Your propane regulator is something that regularly needs maintaining and replacing to keep your propane system working properly. You may also experience issues with the lines and propane leaks. This is an extremely serious issue that should be addressed if you think you may have leaks, as propane can be dangerous. this particular problem.
One of the main troubles with propane and RV water heaters comes in the form of your pilot lights or burners malfunctioning. They need cleaning regularly, as soot and debris can build up and cause problems. You may also have trouble with your igniter or pilot light staying lit.
Your electric water heater may need troubleshooting if you aren’t getting any hot water from it. This is likely due to an amperage issue. You’ll need to test your electric lines with a multimeter to fully assess the problem. An electric water heater also needs its anode replaced regularly. But what exactly is this, and is this an issue with both propane and electric water heaters?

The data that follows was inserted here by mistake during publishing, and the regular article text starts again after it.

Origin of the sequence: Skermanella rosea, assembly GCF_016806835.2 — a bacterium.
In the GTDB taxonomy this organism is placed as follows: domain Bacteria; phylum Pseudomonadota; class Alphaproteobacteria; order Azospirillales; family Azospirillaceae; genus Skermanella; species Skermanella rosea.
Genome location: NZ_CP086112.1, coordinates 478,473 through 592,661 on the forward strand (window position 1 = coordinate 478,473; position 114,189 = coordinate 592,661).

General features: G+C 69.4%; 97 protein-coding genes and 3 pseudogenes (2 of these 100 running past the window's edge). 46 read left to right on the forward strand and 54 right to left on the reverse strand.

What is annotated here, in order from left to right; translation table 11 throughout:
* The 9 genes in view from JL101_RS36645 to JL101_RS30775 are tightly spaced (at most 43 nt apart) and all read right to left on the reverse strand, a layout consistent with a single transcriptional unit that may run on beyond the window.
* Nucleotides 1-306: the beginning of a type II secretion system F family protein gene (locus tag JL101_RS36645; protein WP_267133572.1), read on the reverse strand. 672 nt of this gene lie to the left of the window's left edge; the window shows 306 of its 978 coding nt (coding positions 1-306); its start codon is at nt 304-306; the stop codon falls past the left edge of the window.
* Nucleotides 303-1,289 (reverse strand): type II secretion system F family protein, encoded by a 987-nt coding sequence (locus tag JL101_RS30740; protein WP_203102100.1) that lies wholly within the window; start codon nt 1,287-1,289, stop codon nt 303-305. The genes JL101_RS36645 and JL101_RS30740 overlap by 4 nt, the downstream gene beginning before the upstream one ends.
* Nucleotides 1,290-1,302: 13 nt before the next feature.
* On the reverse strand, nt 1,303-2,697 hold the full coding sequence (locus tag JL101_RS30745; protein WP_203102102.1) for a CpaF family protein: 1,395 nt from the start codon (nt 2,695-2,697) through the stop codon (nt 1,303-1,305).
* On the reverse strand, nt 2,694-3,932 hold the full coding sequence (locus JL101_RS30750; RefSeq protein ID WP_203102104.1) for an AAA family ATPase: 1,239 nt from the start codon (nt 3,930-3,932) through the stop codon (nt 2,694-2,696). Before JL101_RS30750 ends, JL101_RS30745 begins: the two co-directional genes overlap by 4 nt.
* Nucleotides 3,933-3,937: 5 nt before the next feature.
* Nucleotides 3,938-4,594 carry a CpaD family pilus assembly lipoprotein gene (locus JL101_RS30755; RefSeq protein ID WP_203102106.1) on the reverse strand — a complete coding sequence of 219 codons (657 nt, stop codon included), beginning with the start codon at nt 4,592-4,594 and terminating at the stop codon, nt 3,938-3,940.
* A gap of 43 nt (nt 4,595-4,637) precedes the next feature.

The short answer is yes, both types of fuel water heaters need anodes replaced regularly. These rods are designed to prevent your hot water tank from corrosion and damage, but they do need replacing regularly to keep your tank protected.
The power cord of an electric water heater should also be maintained as many issues can arise from a damaged cord. The pressure on your electric water heater should also be monitored, but most modern electric water heaters have pressure relief valves to help assist with this.
Water Pressure Issues
One of the most common issues with RV water heaters of any fuel type or style is the overall water pressure coming into the heater. While this isn’t necessarily something you can control, it’s something to keep in mind if you’re experiencing difficulties getting hot water. Let’s talk more about this issue now.
You should always take care to protect your RV plumbing system from high-pressure water when you camp at campsites or RV rental locations. However, your water heater may also struggle to work optimally if it’s not getting enough pressure. This leads to a delicate dance of protecting your pipes from too much pressure, but ensuring your water heater is getting enough pressure to function!